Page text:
March 29, 2012
And the NHL awards should go to ...
By RANDY SPORTAK, QMI Agency
CALGARY - The season is ticking away, which means playoffs are around the corner.
Sooner than we expect, too, will be the NHL awards in Las Vegas.
With just more than a week in action remaining, here are the choices for the major honours from this corner of the world.
Feel free to add your two bits, but please don't everyone start their emails with "Dear Moron".
Hart Memorial Trophy
Choice: Evgeni Malkin, Penguins. Runners-up: Steven Stamkos, Lightning; Jonathan Quick, Kings.
Stamkos could hit 60 goals, which would be a huge accomplishment, and Quick deserves way more credit than he's received should he guide a low-scoring Kings team -- 29th in the league -- into the playoffs.
However, Malkin has been a dominant force all season for the Penguins, who spent so much of the year without Sidney Crosby and Jordan Staal.
James Norris Memorial Trophy
Choice: Erik Karlsson, Senators. Runners-up: Shea Weber, Nashville; Zdeno Chara, Boston.
Sure, Karlsson may not be the defensive stalwart of the other two, but his plus-18 rating proves he's not a Swiss cheese defender, either.
Combine that with a point-per-game pace, including 19 goals, and a 27-point edge on every other defenceman in the league before Thursday's action, and it adds up to a special season for an Ottawa Senators club which was given no chance of being a playoff team by nearly every pundit before the puck dropped.
Chara and Weber are likely going to have more playoff success, but Karlsson deserves his due.
Jack Adams Award
Choice: Ken Hitchcok, St. Louis. Runners-up: John Tortorella, Rangers; Paul MacLean, Ottawa.
Not a fan of Tortorella's attitude towards the media, but you can't argue with the job he's done. MacLean has done a masterful job in his first year as a head coach. In fact, there are all kinds of candidates.
But Hitchcock took over a floundering Blues team early in the season, gave the players a real focus and turned them into a Presidents' Trophy contender.
By the way, the broadcast media vote on this award.
Calder Memorial Trophy
Choice: Ryan Nugent-Hopkins, Oilers. Runners-up: Gabriel Landeskog, Colorado; Adam Henrique, New Jersey.
This could be the tightest "race" of the voting. If the Avs make the playoffs, that would likely put Landeskog over the hump. On a points-per-game average, Henrique is actually better than Colorado's young star, but Landeskog has proven already he's a future leader and can play in every situation.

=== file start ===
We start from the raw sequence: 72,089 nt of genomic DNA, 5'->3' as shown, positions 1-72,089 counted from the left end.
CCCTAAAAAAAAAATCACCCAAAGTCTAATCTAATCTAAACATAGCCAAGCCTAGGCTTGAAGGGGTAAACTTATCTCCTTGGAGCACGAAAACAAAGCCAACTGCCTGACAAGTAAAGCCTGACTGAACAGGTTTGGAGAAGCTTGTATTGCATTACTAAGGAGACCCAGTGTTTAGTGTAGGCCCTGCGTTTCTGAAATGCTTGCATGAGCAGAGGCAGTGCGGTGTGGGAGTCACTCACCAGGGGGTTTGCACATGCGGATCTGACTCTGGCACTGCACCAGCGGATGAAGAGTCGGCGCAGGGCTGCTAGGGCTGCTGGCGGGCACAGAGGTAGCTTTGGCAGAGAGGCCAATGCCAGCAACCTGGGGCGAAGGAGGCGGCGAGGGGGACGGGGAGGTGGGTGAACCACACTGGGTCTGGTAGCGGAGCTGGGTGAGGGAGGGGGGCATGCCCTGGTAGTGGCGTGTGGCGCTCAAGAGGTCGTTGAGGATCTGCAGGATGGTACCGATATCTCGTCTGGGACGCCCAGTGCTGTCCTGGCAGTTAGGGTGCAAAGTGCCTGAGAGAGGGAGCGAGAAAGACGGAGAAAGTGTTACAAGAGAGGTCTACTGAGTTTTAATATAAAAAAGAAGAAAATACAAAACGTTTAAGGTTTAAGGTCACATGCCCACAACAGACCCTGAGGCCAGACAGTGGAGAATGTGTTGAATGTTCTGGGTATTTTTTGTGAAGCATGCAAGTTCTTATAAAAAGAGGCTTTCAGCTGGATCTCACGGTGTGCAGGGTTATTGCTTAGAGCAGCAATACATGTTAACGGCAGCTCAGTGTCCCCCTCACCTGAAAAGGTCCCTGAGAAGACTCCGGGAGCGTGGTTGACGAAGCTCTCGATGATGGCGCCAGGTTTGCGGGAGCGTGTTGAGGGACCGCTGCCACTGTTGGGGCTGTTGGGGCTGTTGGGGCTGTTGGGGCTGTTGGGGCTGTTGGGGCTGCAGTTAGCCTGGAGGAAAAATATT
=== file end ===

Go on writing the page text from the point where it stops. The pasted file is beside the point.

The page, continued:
The knock on Nugent-Hopkins is the fact he missed 20 games to injury, but he's provided as much punch as Landeskog, and when he was out, the Oilers fell down the ladder.
Choice: Henrik Lundqvist, New York Rangers. Runners-up: Jonathan Quick, Los Angeles, Kari Lehtonen, Dallas.
Another option would be the St. Louis dynamic duo of Brian Elliott and Jaroslav Halak, but they almost split the starts down the middle, so no one guy will get the nod.
In some ways, Quick is most deserving, seeing as his team doesn't score many goals and he has a sub-2.00 goals-against average.
However, so does Lundqvist, and his team is in the hunt for top spot in the league.
The GMs of the league vote on this award, and it'll be interesting to see what direction they go.
Can't help but wonder if Olli Jokinen's awful performance during the last while -- two goals and a minus-11 rating in the last 14 games -- will not only put a major damper on his chances to re-sign with the Flames but also earn the kind of contract he was expected to ink when talk was about him in mid-February ... Should the Flames let Jokinen leave via free agency, would they have interest in Colorado's Paul Stastny? His US$6.6 million salary seems high, but he's a 26-year-old centre who may be on the way out of the Mile High City ... One question all those who expect the Flames to blow up their team and rebuild with youth: What youthful players are you thinking about? Sure, Sven Baertschi looks ready to be a full-time NHLer, as does Lance Bouma, T.J. Brodie and maybe even Roman Horak, but Greg Nemisz has not shown to be an 82-game player, and there's no certainty Paul Byron, Ryan Howse, Mitch Wahl, Leland Irving, Max Reinhart and Michael Ferland are even NHLers. Maybe some will, but they have only so many players ready to fill the holes.
With all the things that have gone wrong for the Columbus Blue Jackets, can't you just envision them not winning the draft lottery despite having the best chance? ... Hopefully, those shoulder issues which have hurt young rising Oilers stars Taylor Hall and Ryan Nugent-Hopkins aren't going to be perpetual. It would be a shame if those two don't realize their full potential because of bad wings ... Too bad the Winnipeg Jets are still the Atlanta Thrashers in the sense they don't have what it takes to win at crunch time. It would have been amazing to see the White Out back there ... You can't help but marvel at the thought the Buffalo Sabres are going to make a miracle late-season run into the playoffs two consecutive seasons ... OK, we didn't see the Montrael Canadians or the Toronto Maple Leafs as playoff teams, but it's shocking to see them both at the bottom of the standings.
YOU DON'T SAY
"It's my turn to buy dinner, so that's probably one of the reasons why I'm coming on the trip."
-- Chicago Blackhawks D Steve Montador when he finally rejoined the team from injury
On Twitter: @SUNRandySportak